Feeling Embarrassed when Receiving Positive Feedback?

A colleague approaches you and says:

“Thank you so much for your help last week with X project. We’d been struggling with inaccurate data for months and the accuracy of your metrics really helped.”

You are glad to receive positive feedback, but you feel uncomfortable with positive feedback. You just say “thank you” and you want to end the conversation as soon as possible. Did you just miss an opportunity to learn about your strengths? Do you really understand why or how your work helped them? If you look at the statement, it does not say: “by having accurate metrics we were able to do XYZ, which means ABC was faster/easier.” What is the best way to respond when receiving positive feedback?

How you can respond when someone gives you positive feedback?

1. Why / How was it helpful?

A lot of people feel less embarrassed if they are told exactly why and how their help had a positive feedback. We all like to know the outcome. We know what we’ve done (the output: e.g. provided accurate metrics) but what did this do for them exactly? If they have not given you the details yet, you can say: “Thank you for letting me know it has helped. Would you be able to tell me more about what those accurate metrics did to help you? What was the outcome for you?” Most people, however, don’t ask this as they are too embarrassed and worry it might come across as fishing for compliments. If it makes you feel more comfortable, say: “I’m interested in the impact it had, would you be able to tell how the new metrics helped you?”

2. Take this as an opportunity to learn about your strengths.

What exactly did they say they liked about what you did or how you helped them? Was the feedback specific enough for you to be able to tell exactly what strengths this indicates you have and what behaviours you should display more often?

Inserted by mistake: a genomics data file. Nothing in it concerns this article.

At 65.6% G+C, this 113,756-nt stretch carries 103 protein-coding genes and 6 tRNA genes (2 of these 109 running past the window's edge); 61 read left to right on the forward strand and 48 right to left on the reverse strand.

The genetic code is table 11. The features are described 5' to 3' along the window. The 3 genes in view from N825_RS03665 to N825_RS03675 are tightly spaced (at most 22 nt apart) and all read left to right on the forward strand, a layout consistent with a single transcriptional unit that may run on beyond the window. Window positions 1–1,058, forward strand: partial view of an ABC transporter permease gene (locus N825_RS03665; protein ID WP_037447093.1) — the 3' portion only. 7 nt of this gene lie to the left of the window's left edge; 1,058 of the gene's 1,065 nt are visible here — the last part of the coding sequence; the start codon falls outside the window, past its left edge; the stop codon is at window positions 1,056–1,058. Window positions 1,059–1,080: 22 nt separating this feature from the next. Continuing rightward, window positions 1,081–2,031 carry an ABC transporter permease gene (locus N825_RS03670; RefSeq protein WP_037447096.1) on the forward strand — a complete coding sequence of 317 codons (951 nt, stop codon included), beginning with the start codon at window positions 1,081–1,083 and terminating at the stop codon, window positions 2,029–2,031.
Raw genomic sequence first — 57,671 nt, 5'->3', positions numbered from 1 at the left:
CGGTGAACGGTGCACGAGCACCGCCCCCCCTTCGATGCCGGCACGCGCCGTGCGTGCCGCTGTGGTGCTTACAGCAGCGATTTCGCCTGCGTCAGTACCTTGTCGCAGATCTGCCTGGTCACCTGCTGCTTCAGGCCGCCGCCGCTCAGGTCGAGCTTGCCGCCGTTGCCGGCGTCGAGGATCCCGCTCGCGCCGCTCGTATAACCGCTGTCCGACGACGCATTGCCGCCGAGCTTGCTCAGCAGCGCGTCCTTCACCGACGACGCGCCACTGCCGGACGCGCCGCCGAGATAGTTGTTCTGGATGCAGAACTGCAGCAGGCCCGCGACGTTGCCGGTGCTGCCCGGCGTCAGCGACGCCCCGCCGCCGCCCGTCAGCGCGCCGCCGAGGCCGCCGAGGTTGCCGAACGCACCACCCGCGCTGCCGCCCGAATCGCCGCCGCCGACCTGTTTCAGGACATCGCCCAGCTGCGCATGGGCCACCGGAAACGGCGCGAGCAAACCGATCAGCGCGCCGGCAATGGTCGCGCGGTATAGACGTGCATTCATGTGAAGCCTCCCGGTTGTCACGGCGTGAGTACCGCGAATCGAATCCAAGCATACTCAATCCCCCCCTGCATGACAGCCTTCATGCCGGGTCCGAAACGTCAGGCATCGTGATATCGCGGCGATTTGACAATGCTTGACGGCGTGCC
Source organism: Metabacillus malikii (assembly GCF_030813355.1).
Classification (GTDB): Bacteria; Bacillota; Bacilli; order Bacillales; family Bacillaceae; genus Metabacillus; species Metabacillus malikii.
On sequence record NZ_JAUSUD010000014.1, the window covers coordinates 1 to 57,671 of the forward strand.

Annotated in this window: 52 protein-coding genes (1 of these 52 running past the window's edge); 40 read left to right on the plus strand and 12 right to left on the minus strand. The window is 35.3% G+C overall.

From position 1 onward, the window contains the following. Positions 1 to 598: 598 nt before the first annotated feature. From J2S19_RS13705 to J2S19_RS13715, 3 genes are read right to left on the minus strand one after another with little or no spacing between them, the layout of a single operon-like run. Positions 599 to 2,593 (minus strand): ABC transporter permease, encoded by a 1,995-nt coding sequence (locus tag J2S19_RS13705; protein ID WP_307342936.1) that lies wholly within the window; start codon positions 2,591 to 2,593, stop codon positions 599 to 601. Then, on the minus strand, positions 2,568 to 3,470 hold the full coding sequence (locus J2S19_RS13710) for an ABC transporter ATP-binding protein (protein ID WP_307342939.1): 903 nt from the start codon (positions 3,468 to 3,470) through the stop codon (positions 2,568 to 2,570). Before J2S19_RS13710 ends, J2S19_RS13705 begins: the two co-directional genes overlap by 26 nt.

“That was excellent” is not good enough feedback (see this 1-minute-read article for more details of an example of excellent positive feedback), you need more specifics than that to be able to use this as a tool to build on your skills. “What was it that you liked about X?”

3. This is also an opportunity to learn something about how you could refine or further improve your performance.

If you feel able to, you can also say: “Do you have any suggestions of what I could have done to be even more helpful / useful?” or “What do you think I could do differently next time?”.

--

--

--

Helps Engineers who are Leaders (CEO/ CTO/ VP) get buy-in from their peers/teams/investors by transforming Communication techniques into Algorithms

Love podcasts or audiobooks? Learn on the go with our new app.

Get the Medium app

A button that says 'Download on the App Store', and if clicked it will lead you to the iOS App store
A button that says 'Get it on, Google Play', and if clicked it will lead you to the Google Play store
Adelina Chalmers a.k.a The Geek Whisperer

Adelina Chalmers a.k.a The Geek Whisperer

Helps Engineers who are Leaders (CEO/ CTO/ VP) get buy-in from their peers/teams/investors by transforming Communication techniques into Algorithms

More from Medium

The Important Lessons I Learned in My First Software Engineering Assignment

Aphorisms for Software Engineering Management

Collaboration for Software Engineers

Some of The Most Effective Interview Questions I Use